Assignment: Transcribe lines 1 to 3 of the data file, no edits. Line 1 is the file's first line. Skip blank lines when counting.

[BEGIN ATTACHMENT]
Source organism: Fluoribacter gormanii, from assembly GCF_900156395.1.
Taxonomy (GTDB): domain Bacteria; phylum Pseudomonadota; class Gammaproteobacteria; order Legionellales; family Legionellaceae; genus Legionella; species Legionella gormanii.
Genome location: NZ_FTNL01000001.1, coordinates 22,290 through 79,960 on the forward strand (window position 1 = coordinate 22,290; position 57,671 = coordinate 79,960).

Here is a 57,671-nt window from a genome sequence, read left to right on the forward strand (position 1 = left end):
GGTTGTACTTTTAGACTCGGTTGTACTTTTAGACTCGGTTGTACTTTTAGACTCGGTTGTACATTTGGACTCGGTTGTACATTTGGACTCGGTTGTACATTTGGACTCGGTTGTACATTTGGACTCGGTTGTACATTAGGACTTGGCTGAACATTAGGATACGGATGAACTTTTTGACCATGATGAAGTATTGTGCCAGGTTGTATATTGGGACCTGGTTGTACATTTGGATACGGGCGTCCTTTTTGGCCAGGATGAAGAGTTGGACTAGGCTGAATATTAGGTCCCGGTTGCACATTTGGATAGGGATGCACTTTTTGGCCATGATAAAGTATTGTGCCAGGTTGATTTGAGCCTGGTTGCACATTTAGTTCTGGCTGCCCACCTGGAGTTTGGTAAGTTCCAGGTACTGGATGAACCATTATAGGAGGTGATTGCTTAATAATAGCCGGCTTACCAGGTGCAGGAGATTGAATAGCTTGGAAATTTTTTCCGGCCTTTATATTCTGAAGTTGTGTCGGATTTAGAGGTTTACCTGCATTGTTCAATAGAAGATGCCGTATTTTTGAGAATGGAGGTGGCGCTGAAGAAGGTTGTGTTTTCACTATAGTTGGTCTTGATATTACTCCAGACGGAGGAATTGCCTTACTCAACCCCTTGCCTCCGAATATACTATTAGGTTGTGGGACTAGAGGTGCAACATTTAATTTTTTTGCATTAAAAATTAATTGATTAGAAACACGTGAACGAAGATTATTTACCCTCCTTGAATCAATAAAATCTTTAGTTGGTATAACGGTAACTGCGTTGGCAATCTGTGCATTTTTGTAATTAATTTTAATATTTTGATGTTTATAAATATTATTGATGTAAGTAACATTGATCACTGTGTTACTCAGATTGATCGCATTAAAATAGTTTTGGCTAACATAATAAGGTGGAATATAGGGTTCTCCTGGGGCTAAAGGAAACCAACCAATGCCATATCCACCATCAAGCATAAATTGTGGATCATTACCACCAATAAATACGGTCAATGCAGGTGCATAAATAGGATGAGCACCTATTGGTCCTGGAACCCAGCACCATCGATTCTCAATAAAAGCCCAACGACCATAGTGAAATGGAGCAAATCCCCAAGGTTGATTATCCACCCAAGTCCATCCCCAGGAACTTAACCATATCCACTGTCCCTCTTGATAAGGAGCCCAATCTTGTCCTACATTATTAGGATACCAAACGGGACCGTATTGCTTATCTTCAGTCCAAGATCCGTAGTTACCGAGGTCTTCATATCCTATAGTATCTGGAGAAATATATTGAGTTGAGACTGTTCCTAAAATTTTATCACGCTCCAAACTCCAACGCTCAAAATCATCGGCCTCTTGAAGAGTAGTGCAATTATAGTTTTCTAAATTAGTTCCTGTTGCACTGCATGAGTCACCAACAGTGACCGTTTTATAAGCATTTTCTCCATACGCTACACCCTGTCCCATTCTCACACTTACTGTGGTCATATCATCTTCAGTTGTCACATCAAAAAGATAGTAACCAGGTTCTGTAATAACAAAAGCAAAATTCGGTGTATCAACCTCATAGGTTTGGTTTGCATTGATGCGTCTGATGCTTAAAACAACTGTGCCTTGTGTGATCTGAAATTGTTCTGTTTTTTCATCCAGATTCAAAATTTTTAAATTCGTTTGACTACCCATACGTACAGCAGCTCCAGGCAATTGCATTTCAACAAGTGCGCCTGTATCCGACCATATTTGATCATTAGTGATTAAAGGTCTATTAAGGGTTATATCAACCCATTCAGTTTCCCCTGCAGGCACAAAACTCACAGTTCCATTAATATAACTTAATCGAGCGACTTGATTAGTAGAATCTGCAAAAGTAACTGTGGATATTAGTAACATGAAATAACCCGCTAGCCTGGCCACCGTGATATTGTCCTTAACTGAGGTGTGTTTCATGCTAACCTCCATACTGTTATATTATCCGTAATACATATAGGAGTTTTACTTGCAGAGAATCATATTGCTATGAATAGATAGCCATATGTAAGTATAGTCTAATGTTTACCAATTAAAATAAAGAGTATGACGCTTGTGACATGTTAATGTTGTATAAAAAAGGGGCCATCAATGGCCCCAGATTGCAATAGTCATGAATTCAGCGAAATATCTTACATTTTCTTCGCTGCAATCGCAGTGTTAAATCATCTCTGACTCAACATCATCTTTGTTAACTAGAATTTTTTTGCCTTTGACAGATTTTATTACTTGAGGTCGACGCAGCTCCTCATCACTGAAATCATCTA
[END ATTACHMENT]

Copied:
Source organism: Fluoribacter gormanii, from assembly GCF_900156395.1.
Taxonomy (GTDB): domain Bacteria; phylum Pseudomonadota; class Gammaproteobacteria; order Legionellales; family Legionellaceae; genus Legionella; species Legionella gormanii.
Genome location: NZ_FTNL01000001.1, coordinates 22,290 through 79,960 on the forward strand (window position 1 = coordinate 22,290; position 57,671 = coordinate 79,960).